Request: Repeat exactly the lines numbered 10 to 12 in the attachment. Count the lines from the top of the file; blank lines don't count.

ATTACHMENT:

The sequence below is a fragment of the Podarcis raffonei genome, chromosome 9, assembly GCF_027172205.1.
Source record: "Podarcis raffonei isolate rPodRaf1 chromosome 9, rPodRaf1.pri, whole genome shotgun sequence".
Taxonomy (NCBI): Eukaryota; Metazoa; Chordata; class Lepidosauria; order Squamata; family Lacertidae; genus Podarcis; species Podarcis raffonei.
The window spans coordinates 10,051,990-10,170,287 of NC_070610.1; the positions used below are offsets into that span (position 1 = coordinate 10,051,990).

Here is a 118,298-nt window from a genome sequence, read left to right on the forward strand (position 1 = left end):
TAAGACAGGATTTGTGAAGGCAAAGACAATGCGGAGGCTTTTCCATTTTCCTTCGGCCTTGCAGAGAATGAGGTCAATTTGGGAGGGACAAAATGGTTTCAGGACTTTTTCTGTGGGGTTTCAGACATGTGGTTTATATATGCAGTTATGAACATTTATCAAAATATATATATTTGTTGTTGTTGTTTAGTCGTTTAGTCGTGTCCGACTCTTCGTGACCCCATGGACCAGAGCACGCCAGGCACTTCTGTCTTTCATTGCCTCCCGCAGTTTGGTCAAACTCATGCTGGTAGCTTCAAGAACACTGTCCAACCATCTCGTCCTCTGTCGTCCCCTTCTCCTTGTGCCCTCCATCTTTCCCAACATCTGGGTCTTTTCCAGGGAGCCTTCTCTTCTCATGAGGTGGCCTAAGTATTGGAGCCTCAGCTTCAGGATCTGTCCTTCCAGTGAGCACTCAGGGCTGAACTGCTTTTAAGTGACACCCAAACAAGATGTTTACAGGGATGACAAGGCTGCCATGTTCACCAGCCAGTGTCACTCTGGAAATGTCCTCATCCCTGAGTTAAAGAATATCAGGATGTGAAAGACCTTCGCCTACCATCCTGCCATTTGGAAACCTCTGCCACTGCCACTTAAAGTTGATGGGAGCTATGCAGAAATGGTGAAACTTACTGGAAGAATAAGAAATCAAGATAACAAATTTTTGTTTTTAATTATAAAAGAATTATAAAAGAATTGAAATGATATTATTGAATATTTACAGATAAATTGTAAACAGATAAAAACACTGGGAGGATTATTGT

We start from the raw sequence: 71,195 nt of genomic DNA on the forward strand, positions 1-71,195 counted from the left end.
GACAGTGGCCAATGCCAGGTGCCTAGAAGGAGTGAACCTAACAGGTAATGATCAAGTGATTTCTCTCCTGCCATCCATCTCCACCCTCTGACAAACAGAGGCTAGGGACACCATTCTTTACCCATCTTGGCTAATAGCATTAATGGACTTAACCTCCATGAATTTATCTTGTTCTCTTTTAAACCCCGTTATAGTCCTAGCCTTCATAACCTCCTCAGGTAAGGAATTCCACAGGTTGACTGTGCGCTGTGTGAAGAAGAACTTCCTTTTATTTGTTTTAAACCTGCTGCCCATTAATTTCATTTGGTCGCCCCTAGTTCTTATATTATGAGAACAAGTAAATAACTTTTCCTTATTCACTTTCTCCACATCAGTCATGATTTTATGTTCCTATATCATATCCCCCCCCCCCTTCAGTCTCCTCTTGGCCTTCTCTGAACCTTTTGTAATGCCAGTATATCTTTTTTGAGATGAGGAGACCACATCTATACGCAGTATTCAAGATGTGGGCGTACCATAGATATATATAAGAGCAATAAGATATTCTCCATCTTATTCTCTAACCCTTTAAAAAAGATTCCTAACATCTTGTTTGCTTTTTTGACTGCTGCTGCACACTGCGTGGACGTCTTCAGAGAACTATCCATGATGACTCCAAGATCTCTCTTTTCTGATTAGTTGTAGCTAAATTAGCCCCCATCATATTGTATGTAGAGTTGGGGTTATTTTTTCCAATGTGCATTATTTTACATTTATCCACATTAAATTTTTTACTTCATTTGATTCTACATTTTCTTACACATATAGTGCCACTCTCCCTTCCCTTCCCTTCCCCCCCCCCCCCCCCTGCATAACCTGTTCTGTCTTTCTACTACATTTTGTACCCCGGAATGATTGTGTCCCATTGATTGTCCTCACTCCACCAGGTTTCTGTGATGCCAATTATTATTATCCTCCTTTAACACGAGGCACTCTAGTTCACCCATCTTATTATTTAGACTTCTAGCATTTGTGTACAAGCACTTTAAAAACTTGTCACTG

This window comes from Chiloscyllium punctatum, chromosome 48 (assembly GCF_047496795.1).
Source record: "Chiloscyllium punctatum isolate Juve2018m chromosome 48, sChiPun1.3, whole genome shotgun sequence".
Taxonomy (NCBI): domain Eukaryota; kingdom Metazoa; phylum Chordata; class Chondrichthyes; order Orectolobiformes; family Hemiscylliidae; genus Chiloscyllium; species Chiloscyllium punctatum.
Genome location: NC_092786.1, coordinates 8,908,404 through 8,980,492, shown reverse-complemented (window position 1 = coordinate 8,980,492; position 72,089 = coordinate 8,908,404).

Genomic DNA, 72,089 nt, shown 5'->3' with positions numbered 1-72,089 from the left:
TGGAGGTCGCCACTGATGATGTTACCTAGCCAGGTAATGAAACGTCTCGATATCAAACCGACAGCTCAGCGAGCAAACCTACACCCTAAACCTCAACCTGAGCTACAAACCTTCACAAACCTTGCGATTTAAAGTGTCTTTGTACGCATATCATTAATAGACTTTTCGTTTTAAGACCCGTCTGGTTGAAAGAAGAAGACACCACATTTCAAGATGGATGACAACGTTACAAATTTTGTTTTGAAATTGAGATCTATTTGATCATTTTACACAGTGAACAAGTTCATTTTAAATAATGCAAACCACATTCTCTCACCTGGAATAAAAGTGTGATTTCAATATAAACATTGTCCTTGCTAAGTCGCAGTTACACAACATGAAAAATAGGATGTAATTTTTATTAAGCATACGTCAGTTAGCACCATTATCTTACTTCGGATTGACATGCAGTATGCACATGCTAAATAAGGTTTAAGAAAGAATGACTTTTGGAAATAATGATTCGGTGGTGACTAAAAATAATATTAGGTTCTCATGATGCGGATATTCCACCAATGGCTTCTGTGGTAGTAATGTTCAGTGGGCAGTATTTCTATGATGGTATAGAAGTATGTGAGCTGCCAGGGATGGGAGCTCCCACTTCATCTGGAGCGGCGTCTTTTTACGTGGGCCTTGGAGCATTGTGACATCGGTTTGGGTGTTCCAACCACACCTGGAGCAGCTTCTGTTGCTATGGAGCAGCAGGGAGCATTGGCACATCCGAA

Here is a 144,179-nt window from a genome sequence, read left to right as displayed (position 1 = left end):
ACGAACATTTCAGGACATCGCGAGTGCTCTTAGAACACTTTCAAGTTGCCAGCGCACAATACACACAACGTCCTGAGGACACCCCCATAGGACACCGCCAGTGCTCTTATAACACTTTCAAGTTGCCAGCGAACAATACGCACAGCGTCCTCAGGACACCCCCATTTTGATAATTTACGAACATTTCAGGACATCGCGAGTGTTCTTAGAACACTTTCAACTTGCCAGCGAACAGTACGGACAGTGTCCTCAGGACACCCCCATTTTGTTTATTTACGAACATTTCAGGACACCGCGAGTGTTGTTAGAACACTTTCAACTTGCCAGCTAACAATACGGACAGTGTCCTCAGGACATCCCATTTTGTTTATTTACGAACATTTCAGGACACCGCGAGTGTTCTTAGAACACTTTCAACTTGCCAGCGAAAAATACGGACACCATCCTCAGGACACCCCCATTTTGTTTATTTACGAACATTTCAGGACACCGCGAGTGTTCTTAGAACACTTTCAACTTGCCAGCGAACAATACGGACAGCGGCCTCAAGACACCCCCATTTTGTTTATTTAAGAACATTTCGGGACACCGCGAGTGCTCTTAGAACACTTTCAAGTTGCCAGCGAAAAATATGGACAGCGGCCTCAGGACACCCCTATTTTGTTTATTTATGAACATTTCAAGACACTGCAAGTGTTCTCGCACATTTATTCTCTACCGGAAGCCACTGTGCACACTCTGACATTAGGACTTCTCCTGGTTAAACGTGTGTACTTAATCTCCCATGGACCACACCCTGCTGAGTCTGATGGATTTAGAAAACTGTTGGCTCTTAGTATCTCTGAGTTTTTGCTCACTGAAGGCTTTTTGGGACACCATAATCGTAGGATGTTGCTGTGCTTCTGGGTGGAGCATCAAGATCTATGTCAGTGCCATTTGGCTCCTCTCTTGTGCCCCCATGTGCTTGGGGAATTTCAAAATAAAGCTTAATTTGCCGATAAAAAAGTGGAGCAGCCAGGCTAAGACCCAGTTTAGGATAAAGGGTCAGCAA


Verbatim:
Source record: "Chiloscyllium punctatum isolate Juve2018m chromosome 48, sChiPun1.3, whole genome shotgun sequence".
Taxonomy (NCBI): domain Eukaryota; kingdom Metazoa; phylum Chordata; class Chondrichthyes; order Orectolobiformes; family Hemiscylliidae; genus Chiloscyllium; species Chiloscyllium punctatum.
Genome location: NC_092786.1, coordinates 8,908,404 through 8,980,492, shown reverse-complemented (window position 1 = coordinate 8,980,492; position 72,089 = coordinate 8,908,404).